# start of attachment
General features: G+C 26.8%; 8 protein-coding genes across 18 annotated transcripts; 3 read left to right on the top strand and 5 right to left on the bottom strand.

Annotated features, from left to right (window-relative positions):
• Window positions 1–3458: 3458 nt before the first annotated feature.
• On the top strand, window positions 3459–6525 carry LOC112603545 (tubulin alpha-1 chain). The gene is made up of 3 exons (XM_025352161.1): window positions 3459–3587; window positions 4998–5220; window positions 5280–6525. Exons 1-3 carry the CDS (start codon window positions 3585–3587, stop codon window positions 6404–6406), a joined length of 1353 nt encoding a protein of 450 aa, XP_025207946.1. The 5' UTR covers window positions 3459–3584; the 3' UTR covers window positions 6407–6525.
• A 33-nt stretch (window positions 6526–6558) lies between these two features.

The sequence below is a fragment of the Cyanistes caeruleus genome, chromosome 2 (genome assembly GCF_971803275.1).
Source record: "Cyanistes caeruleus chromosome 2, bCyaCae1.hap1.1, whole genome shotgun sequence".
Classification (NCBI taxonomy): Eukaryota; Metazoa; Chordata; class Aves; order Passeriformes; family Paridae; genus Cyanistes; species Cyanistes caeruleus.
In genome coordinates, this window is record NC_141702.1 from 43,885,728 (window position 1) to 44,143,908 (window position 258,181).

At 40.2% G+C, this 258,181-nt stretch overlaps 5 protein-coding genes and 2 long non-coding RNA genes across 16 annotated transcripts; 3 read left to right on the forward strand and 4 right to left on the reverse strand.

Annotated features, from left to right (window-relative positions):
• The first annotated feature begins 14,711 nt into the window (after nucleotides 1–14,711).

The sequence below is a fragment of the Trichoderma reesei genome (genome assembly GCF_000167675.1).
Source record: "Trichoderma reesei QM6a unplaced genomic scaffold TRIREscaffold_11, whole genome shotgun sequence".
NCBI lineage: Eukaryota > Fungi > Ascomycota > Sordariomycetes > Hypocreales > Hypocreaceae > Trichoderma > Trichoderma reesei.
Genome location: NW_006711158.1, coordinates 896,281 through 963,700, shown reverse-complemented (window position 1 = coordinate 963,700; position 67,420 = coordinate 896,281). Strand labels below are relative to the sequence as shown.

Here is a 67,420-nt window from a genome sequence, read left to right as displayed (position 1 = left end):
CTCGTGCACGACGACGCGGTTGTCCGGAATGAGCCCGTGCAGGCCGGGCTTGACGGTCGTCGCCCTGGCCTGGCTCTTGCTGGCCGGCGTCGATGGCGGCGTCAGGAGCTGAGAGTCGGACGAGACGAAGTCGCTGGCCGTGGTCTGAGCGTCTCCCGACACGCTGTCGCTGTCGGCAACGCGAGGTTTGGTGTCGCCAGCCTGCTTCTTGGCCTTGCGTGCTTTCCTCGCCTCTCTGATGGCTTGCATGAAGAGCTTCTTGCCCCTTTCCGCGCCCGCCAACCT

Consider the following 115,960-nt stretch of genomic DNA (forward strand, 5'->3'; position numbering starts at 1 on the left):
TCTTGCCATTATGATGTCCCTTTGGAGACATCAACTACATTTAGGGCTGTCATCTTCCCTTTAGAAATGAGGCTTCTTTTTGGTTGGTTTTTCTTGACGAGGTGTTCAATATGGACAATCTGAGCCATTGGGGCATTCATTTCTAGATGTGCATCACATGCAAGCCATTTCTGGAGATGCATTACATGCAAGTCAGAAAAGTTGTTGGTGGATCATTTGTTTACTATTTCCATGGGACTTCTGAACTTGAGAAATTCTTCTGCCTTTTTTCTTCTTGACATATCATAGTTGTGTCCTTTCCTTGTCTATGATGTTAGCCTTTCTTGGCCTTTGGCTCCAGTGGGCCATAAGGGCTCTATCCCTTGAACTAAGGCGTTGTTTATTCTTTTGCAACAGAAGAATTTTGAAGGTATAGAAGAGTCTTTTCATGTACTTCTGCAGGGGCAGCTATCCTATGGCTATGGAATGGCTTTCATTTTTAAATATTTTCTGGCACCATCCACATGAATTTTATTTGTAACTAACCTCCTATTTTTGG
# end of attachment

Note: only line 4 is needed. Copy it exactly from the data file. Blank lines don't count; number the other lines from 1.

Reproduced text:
• On the top strand, window positions 3459–6525 carry LOC112603545 (tubulin alpha-1 chain). The gene is made up of 3 exons (XM_025352161.1): window positions 3459–3587; window positions 4998–5220; window positions 5280–6525. Exons 1-3 carry the CDS (start codon window positions 3585–3587, stop codon window positions 6404–6406), a joined length of 1353 nt encoding a protein of 450 aa, XP_025207946.1. The 5' UTR covers window positions 3459–3584; the 3' UTR covers window positions 6407–6525.